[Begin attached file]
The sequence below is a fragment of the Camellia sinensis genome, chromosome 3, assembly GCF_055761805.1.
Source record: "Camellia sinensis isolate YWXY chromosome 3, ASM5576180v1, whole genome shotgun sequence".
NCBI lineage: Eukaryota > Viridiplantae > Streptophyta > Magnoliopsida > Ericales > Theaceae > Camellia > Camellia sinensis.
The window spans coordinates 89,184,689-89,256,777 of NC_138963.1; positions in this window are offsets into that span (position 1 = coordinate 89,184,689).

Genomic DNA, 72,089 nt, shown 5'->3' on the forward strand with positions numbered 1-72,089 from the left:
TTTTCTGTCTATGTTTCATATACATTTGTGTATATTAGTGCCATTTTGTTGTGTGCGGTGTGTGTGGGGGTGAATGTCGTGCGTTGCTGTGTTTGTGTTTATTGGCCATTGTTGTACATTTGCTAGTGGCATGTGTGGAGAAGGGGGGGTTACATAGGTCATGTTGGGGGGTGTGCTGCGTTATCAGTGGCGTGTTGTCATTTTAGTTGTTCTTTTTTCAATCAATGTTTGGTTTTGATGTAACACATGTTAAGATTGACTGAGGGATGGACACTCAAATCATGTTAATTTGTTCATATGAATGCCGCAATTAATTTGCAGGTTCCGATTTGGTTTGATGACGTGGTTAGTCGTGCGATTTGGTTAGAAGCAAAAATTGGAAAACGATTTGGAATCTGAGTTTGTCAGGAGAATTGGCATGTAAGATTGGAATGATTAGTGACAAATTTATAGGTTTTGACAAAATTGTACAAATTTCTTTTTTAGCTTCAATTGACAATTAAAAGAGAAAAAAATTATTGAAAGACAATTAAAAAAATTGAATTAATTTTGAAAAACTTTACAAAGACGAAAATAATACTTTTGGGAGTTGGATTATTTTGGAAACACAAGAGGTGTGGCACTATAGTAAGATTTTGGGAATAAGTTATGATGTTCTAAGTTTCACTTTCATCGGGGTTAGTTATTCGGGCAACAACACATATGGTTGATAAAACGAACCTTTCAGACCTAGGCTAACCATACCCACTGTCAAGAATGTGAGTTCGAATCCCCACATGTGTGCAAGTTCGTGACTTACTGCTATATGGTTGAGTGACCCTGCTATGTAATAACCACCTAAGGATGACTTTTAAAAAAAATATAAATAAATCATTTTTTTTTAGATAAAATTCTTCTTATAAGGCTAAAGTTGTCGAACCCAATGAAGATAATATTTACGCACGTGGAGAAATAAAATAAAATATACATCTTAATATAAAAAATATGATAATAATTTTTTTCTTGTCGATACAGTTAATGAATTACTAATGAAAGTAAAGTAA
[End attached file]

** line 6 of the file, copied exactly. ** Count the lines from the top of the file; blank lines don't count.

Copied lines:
TTTTCTGTCTATGTTTCATATACATTTGTGTATATTAGTGCCATTTTGTTGTGTGCGGTGTGTGTGGGGGTGAATGTCGTGCGTTGCTGTGTTTGTGTTTATTGGCCATTGTTGTACATTTGCTAGTGGCATGTGTGGAGAAGGGGGGGTTACATAGGTCATGTTGGGGGGTGTGCTGCGTTATCAGTGGCGTGTTGTCATTTTAGTTGTTCTTTTTTCAATCAATGTTTGGTTTTGATGTAACACATGTTAAGATTGACTGAGGGATGGACACTCAAATCATGTTAATTTGTTCATATGAATGCCGCAATTAATTTGCAGGTTCCGATTTGGTTTGATGACGTGGTTAGTCGTGCGATTTGGTTAGAAGCAAAAATTGGAAAACGATTTGGAATCTGAGTTTGTCAGGAGAATTGGCATGTAAGATTGGAATGATTAGTGACAAATTTATAGGTTTTGACAAAATTGTACAAATTTCTTTTTTAGCTTCAATTGACAATTAAAAGAGAAAAAAATTATTGAAAGACAATTAAAAAAATTGAATTAATTTTGAAAAACTTTACAAAGACGAAAATAATACTTTTGGGAGTTGGATTATTTTGGAAACACAAGAGGTGTGGCACTATAGTAAGATTTTGGGAATAAGTTATGATGTTCTAAGTTTCACTTTCATCGGGGTTAGTTATTCGGGCAACAACACATATGGTTGATAAAACGAACCTTTCAGACCTAGGCTAACCATACCCACTGTCAAGAATGTGAGTTCGAATCCCCACATGTGTGCAAGTTCGTGACTTACTGCTATATGGTTGAGTGACCCTGCTATGTAATAACCACCTAAGGATGACTTTTAAAAAAAATATAAATAAATCATTTTTTTTTAGATAAAATTCTTCTTATAAGGCTAAAGTTGTCGAACCCAATGAAGATAATATTTACGCACGTGGAGAAATAAAATAAAATATACATCTTAATATAAAAAATATGATAATAATTTTTTTCTTGTCGATACAGTTAATGAATTACTAATGAAAGTAAAGTAA